Reuters reports, “Enbridge Inc Chief Executive Al Monaco said on Thursday that an amendment to the U.S. presidential permit for its Alberta Clipper pipeline, which the company needs to expand the line’s capacity, will likely be delayed past a previous target of mid-2014. …Monaco did not give a new timeline for U.S. permitting, but said the company has some flexibility to move capacity on its other pipelines.”
The Enbridge Alberta Clipper pipeline (Line 67) runs 1600-kilometres from Hardisty, Alberta to Superior, Wisconsin on Lake Superior. “The Alberta Clipper pipeline is part of the Enbridge Mainline, which connects Alberta’s oil sands to the United States and is the single largest source of U.S. oil imports. The line has a current capacity of 450,000 barrels-per-day (BPD) and is being expanded to 570,000 BPD. The Calgary-based company ultimately plans to expand the line to 800,000 BPD capacity.”
Mired in mid-term congressional politics?
In a December 31, 2013 commentary, CBC National Affairs specialist Greg Weston wrote, “It is considered unlikely the Obama administration will rule on the proposed Keystone XL pipeline to southern U.S. refineries before the midterm congressional elections in November.”
Yesterday, the Wall Street Journal reported, “The State Department, which has been studying the project for years, aims to release a report on the environmental impact of the proposed pipeline extension in early or mid-February, people inside and outside the government familiar with the decision said Thursday. That would put Mr. Obama on track to make a decision by May or June. Until now, Obama administration officials have been vague about the timing of the State Department review. Officials have released no timetable for a decision and a series of delays in considering the project have left some observers thinking it could stretch beyond the November midterm elections.”
It’s not clear if the delay in the presidential permit for the Alberta Clipper pipeline is connected to this timing.
The Reuters news report adds, “The Alberta Clipper pipeline was briefly shut down on Saturday, after a 125-barrel-spill at a pump station in Saskatchewan.” But this was not the first spill from Line 67. On April 24, 2013, about 19 barrels (600 gallons of oil) was spilled from the pipeline in Viking, Minnesota.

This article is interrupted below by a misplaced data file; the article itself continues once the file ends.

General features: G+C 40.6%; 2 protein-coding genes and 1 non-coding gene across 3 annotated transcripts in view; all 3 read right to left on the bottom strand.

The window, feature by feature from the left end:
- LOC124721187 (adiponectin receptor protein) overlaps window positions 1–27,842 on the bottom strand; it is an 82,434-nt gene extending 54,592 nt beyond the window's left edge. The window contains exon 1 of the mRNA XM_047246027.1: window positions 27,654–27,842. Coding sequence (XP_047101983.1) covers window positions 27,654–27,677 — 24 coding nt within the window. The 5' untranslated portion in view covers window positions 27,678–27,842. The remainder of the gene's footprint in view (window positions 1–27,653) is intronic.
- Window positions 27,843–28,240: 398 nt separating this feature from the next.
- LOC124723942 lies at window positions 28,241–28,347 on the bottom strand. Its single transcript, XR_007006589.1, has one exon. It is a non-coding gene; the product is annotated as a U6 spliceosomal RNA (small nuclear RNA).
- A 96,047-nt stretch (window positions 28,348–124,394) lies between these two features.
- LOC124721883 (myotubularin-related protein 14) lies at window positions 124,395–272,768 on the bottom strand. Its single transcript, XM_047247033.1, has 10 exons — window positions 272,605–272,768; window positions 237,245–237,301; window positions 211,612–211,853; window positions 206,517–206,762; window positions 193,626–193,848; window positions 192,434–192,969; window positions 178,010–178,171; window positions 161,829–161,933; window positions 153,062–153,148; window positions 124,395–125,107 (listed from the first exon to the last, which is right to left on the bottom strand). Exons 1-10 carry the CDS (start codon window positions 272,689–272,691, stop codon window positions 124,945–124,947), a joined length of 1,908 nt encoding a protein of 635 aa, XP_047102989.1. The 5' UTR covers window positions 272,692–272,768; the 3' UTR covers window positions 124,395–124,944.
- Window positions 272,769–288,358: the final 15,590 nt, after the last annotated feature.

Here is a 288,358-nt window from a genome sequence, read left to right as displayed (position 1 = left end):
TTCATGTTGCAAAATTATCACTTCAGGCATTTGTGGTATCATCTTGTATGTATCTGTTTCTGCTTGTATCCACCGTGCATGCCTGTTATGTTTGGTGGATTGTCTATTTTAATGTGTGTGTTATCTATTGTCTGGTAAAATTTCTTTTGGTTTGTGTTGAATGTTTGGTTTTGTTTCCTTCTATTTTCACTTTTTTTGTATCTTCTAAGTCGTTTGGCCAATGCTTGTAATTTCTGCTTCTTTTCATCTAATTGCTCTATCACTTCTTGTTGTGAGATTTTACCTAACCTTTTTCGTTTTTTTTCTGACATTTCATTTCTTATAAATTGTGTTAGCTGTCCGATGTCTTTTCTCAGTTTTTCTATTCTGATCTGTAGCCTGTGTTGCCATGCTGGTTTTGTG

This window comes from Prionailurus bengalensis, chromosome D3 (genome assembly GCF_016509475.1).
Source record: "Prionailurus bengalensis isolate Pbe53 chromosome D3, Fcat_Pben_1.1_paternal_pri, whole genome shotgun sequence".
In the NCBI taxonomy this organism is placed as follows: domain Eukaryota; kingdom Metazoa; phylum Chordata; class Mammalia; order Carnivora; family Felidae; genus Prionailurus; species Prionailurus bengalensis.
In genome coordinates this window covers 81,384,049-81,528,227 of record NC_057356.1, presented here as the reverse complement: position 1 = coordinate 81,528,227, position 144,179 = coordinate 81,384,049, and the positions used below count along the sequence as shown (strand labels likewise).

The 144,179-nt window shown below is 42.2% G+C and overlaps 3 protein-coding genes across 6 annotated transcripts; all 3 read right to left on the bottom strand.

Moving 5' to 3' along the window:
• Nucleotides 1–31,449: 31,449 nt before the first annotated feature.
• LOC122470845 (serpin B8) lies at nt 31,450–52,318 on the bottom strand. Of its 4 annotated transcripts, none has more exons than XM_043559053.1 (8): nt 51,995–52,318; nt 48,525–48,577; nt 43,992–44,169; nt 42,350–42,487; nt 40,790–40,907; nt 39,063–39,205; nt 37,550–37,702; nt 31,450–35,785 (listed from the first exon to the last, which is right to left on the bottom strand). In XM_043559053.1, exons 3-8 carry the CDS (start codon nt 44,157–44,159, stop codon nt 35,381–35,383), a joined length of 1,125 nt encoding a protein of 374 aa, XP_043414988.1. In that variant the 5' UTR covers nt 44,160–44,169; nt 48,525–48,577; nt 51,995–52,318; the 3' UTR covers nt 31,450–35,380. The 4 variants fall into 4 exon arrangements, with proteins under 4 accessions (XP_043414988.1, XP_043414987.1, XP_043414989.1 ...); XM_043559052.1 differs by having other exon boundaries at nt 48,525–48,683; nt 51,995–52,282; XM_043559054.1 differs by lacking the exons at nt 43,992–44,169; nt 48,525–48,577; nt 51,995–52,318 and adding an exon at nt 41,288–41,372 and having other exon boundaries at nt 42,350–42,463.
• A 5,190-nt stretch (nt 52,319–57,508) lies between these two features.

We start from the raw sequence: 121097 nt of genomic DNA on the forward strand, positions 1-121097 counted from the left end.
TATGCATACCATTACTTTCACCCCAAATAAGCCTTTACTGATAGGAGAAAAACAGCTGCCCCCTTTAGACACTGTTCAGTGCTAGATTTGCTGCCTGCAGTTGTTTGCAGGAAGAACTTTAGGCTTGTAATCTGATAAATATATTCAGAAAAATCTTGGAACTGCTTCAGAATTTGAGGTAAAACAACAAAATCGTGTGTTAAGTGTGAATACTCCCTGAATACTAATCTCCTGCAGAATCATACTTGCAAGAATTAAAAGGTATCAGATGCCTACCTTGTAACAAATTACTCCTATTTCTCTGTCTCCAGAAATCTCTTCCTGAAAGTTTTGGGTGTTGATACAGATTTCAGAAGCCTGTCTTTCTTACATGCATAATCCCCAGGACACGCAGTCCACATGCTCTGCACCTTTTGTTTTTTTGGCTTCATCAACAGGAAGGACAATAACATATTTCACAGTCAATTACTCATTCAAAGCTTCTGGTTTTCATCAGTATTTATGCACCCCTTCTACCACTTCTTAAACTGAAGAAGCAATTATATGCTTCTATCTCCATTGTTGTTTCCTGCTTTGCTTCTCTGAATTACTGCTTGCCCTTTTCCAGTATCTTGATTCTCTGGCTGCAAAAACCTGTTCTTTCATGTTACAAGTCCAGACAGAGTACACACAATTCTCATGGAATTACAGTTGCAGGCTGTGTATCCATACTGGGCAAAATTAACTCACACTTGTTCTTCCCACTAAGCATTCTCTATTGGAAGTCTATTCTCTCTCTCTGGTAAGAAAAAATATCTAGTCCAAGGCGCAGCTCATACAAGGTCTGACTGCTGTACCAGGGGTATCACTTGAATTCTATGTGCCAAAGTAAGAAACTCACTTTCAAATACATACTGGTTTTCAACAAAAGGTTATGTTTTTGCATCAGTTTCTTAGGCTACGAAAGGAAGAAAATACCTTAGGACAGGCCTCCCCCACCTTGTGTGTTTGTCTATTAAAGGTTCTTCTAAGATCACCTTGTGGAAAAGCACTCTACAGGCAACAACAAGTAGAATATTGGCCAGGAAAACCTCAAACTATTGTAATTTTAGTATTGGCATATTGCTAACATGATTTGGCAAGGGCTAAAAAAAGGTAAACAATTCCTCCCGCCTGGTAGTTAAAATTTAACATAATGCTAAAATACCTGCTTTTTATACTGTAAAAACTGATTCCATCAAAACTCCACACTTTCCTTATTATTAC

The Detroit Free Press has commented, “Line 67 ends at Superior, Wis., on the western tip of Lake Superior. There, the pipeline joins with a distribution network that carries diluted bitumen, or dilbit, through the Midwest and beyond. It’s perilously close to Lake Superior. In light of Enbridge’s track record, that’s a problem. It was an Enbridge pipeline that broke in 2010, spilling dilbit into the Kalamazoo River, Talmadge Creek and the wetlands around Marshall; that’s the same product that’s moved through Line 67.”
The Council of Canadians has been opposing Line 67 since 2009.
Council of Canadians chairperson Maude Barlow has stated, “The expansion of the Alberta Clipper is going to increase the development of the tar sands and spell disaster for water sources, climate change and public health. We need to reduce emissions to avoid catastrophe. There is no public process for this expansion project despite the impacts it’s going to have, especially on the Great Lakes. If we want to prevent projects like this from putting our water at risk, communities need to speak out.”
It has been argued that the expansion of Line 67 is the linchpin of the plan by Superior, Wisconsin-based refiner Calumet Specialties to ship 13 million barrels per year of crude oil across Lake Superior and through the Great Lakes on barges.
125 barrels of oil spill from Line 67 at Regina pumping station
Alberta Clipper pipeline to destroy wetlands and threaten Great Lakes
Wisconsin rejects permit for oil loading dock on Lake Superior, for now